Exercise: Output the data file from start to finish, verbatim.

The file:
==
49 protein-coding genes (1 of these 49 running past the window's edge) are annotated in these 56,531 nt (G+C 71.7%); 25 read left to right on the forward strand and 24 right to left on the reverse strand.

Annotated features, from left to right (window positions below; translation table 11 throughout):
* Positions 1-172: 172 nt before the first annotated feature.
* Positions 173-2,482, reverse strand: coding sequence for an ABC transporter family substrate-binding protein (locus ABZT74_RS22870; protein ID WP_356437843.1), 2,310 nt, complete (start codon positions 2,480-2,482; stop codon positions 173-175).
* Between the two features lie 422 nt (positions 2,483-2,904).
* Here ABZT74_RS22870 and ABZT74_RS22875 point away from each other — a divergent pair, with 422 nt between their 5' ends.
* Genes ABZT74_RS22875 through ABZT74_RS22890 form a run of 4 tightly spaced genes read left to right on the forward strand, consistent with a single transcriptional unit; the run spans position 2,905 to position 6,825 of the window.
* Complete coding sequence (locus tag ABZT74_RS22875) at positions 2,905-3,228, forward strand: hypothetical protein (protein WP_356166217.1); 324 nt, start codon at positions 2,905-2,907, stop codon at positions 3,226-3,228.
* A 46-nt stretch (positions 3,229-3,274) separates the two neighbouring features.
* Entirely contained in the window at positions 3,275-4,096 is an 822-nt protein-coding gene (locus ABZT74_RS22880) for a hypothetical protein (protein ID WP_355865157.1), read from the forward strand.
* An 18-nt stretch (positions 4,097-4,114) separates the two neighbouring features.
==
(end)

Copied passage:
49 protein-coding genes (1 of these 49 running past the window's edge) are annotated in these 56,531 nt (G+C 71.7%); 25 read left to right on the forward strand and 24 right to left on the reverse strand.

Annotated features, from left to right (window positions below; translation table 11 throughout):
* Positions 1-172: 172 nt before the first annotated feature.
* Positions 173-2,482, reverse strand: coding sequence for an ABC transporter family substrate-binding protein (locus ABZT74_RS22870; protein ID WP_356437843.1), 2,310 nt, complete (start codon positions 2,480-2,482; stop codon positions 173-175).
* Between the two features lie 422 nt (positions 2,483-2,904).
* Here ABZT74_RS22870 and ABZT74_RS22875 point away from each other — a divergent pair, with 422 nt between their 5' ends.
* Genes ABZT74_RS22875 through ABZT74_RS22890 form a run of 4 tightly spaced genes read left to right on the forward strand, consistent with a single transcriptional unit; the run spans position 2,905 to position 6,825 of the window.
* Complete coding sequence (locus tag ABZT74_RS22875) at positions 2,905-3,228, forward strand: hypothetical protein (protein WP_356166217.1); 324 nt, start codon at positions 2,905-2,907, stop codon at positions 3,226-3,228.
* A 46-nt stretch (positions 3,229-3,274) separates the two neighbouring features.
* Entirely contained in the window at positions 3,275-4,096 is an 822-nt protein-coding gene (locus ABZT74_RS22880) for a hypothetical protein (protein ID WP_355865157.1), read from the forward strand.
* An 18-nt stretch (positions 4,097-4,114) separates the two neighbouring features.